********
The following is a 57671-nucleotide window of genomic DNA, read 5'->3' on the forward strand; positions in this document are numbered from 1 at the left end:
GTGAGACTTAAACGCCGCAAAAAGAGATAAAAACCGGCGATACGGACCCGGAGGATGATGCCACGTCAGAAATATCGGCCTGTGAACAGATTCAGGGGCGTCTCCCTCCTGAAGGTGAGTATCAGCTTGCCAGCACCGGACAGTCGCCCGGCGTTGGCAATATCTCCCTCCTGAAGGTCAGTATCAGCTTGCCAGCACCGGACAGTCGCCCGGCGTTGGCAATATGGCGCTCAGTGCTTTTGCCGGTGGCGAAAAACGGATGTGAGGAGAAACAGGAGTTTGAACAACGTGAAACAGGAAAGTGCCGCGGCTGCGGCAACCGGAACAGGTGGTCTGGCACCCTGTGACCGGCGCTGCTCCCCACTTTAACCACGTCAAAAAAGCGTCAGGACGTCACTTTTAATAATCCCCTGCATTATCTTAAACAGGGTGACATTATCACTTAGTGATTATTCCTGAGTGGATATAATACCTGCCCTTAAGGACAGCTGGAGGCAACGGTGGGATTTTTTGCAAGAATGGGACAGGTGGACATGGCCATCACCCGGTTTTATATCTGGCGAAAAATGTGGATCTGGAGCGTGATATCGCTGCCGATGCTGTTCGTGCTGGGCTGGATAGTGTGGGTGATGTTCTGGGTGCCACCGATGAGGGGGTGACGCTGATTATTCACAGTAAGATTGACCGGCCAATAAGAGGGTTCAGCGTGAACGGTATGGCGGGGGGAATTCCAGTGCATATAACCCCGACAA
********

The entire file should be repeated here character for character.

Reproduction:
The following is a 57671-nucleotide window of genomic DNA, read 5'->3' on the forward strand; positions in this document are numbered from 1 at the left end:
GTGAGACTTAAACGCCGCAAAAAGAGATAAAAACCGGCGATACGGACCCGGAGGATGATGCCACGTCAGAAATATCGGCCTGTGAACAGATTCAGGGGCGTCTCCCTCCTGAAGGTGAGTATCAGCTTGCCAGCACCGGACAGTCGCCCGGCGTTGGCAATATCTCCCTCCTGAAGGTCAGTATCAGCTTGCCAGCACCGGACAGTCGCCCGGCGTTGGCAATATGGCGCTCAGTGCTTTTGCCGGTGGCGAAAAACGGATGTGAGGAGAAACAGGAGTTTGAACAACGTGAAACAGGAAAGTGCCGCGGCTGCGGCAACCGGAACAGGTGGTCTGGCACCCTGTGACCGGCGCTGCTCCCCACTTTAACCACGTCAAAAAAGCGTCAGGACGTCACTTTTAATAATCCCCTGCATTATCTTAAACAGGGTGACATTATCACTTAGTGATTATTCCTGAGTGGATATAATACCTGCCCTTAAGGACAGCTGGAGGCAACGGTGGGATTTTTTGCAAGAATGGGACAGGTGGACATGGCCATCACCCGGTTTTATATCTGGCGAAAAATGTGGATCTGGAGCGTGATATCGCTGCCGATGCTGTTCGTGCTGGGCTGGATAGTGTGGGTGATGTTCTGGGTGCCACCGATGAGGGGGTGACGCTGATTATTCACAGTAAGATTGACCGGCCAATAAGAGGGTTCAGCGTGAACGGTATGGCGGGGGGAATTCCAGTGCATATAACCCCGACAA